Adam Lowenstein works on issues relating to the cinema as a mode of historical, cultural, and aesthetic confrontation. His teaching and research link these issues to the relays between genre films and art films, the construction of national cinemas, and the politics of spectatorship, with particular attention to American, British, Canadian, French, and Japanese cases.
zdroj Film studies
Dreaming of cinema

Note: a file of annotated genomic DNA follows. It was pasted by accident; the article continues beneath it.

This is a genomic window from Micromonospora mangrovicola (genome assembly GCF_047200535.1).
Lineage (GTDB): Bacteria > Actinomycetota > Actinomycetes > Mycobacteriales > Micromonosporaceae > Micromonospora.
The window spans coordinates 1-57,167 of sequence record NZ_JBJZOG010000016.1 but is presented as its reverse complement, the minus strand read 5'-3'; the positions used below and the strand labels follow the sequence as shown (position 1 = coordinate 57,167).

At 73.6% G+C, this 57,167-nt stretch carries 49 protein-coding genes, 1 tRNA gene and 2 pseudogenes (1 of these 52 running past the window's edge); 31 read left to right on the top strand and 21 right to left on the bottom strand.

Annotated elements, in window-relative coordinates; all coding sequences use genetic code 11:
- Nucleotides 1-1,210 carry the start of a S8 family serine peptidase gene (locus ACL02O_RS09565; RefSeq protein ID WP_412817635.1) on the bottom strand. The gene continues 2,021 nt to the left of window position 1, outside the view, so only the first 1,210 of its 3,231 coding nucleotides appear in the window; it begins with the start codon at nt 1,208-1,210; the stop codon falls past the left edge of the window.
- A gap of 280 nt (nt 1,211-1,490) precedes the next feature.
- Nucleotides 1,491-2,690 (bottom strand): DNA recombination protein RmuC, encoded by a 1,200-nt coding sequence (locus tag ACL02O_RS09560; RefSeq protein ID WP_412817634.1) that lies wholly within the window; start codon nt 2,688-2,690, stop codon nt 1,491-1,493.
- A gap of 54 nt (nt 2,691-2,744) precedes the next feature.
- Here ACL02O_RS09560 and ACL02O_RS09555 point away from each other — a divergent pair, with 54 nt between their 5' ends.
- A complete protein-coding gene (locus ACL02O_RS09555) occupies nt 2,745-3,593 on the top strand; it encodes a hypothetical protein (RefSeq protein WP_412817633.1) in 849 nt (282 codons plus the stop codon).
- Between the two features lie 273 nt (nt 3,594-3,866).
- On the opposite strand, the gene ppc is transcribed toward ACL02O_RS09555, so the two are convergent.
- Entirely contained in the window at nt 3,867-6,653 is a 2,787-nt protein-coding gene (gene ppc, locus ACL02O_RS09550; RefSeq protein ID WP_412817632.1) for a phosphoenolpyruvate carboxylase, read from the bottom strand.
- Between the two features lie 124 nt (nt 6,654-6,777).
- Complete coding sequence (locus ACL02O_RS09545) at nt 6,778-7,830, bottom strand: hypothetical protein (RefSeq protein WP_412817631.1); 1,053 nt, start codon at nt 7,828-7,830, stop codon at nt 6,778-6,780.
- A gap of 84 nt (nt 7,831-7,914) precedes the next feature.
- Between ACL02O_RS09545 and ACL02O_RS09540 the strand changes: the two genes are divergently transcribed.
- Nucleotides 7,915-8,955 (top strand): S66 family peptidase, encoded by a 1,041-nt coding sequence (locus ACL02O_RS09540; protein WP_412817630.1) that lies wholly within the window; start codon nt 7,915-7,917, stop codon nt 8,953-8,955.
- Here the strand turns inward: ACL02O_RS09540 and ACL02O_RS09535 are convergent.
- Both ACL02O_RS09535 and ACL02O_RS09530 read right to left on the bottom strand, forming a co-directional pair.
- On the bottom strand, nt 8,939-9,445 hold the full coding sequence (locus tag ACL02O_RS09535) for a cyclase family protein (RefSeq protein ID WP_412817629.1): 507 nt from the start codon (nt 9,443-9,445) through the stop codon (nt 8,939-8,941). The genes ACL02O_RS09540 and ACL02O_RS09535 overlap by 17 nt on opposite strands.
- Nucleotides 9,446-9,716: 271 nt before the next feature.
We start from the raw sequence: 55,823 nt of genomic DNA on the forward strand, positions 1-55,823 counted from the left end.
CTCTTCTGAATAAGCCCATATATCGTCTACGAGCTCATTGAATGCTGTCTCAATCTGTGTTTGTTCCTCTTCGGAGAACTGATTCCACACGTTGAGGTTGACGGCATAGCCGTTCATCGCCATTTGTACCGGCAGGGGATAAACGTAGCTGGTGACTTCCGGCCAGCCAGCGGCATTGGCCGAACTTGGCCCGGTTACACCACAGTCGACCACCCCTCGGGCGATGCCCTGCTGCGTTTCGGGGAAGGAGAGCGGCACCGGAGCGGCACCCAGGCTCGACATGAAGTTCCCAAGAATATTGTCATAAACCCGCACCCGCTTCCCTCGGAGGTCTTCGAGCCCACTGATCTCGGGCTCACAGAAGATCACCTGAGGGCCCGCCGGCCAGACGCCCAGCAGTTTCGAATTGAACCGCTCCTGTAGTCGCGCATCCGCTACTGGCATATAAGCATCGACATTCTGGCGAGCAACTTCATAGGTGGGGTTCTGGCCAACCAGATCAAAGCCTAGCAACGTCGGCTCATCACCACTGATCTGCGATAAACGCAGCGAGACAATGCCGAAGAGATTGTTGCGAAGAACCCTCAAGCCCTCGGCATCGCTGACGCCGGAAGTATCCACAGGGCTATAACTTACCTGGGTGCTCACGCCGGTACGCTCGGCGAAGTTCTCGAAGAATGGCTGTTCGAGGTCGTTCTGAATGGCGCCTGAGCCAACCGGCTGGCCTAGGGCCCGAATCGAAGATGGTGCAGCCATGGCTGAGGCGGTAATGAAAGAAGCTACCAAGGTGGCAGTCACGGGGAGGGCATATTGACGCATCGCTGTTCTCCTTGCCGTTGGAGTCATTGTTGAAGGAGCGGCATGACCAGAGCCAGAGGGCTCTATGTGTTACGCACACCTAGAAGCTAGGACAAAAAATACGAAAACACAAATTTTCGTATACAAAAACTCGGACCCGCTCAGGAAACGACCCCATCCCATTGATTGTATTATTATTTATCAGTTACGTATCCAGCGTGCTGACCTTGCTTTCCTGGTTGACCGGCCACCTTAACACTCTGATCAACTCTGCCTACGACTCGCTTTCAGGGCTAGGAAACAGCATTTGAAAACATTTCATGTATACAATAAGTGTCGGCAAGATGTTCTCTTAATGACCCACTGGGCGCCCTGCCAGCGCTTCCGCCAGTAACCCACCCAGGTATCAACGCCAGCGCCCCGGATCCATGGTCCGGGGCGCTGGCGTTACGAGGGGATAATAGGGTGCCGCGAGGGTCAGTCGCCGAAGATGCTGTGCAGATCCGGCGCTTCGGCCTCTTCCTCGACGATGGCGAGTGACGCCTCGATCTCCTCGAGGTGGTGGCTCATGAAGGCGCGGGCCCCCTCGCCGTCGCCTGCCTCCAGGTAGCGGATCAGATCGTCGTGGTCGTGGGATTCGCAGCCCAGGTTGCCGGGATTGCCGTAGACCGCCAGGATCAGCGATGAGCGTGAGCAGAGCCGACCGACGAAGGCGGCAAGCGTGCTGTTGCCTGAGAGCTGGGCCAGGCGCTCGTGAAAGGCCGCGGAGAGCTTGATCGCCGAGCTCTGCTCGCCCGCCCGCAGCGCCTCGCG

This book offers a positive alternative to cinema's perceived crisis of realism and, in so doing, enriches the meaning of cinematic spectatorship in the twenty-first century. It begins by showing how video games, YouTube channels, Blu-ray discs and other forms of “new” media have made theatrical cinema seem “old.” It details how a sense of “cinema lost” has accompanied the ascent of digital media, and explains that many people now worry that film's capacity to record the real is fundamentally changing. The book goes on to argue that the Surrealist movement never treated cinema as a realist medium and that it understood our perceptions of the real itself to be a mirage. It uses the Surrealist interpretation of film's aesthetics and function to assess the writings, films and art of Luis Buñuel, Salvador Dalí, Man Ray, André Breton, André Bazin, Roland Barthes, Georges Bataille, Roger Caillois, and Joseph Cornell. It recognizes the significance of this body of work to the films of David Cronenberg, Nakata Hideo, and Atom Egoyan. It also recognizes its significance to the American remake of the Japanese Ring (1998) and a YouTube channel devoted to Rock Hudson. [academic.oup.com]